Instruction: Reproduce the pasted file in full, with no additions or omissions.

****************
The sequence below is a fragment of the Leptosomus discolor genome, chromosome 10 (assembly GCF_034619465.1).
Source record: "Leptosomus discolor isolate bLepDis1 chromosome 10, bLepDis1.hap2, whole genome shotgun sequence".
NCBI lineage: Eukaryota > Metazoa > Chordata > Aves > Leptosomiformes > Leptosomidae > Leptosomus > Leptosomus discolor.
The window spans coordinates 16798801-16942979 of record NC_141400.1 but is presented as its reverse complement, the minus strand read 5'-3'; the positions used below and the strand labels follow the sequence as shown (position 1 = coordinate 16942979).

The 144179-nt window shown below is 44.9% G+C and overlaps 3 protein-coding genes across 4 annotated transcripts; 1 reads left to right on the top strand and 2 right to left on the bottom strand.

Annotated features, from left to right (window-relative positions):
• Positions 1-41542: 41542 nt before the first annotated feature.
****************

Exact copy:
The sequence below is a fragment of the Leptosomus discolor genome, chromosome 10 (assembly GCF_034619465.1).
Source record: "Leptosomus discolor isolate bLepDis1 chromosome 10, bLepDis1.hap2, whole genome shotgun sequence".
NCBI lineage: Eukaryota > Metazoa > Chordata > Aves > Leptosomiformes > Leptosomidae > Leptosomus > Leptosomus discolor.
The window spans coordinates 16798801-16942979 of record NC_141400.1 but is presented as its reverse complement, the minus strand read 5'-3'; the positions used below and the strand labels follow the sequence as shown (position 1 = coordinate 16942979).

The 144179-nt window shown below is 44.9% G+C and overlaps 3 protein-coding genes across 4 annotated transcripts; 1 reads left to right on the top strand and 2 right to left on the bottom strand.

Annotated features, from left to right (window-relative positions):
• Positions 1-41542: 41542 nt before the first annotated feature.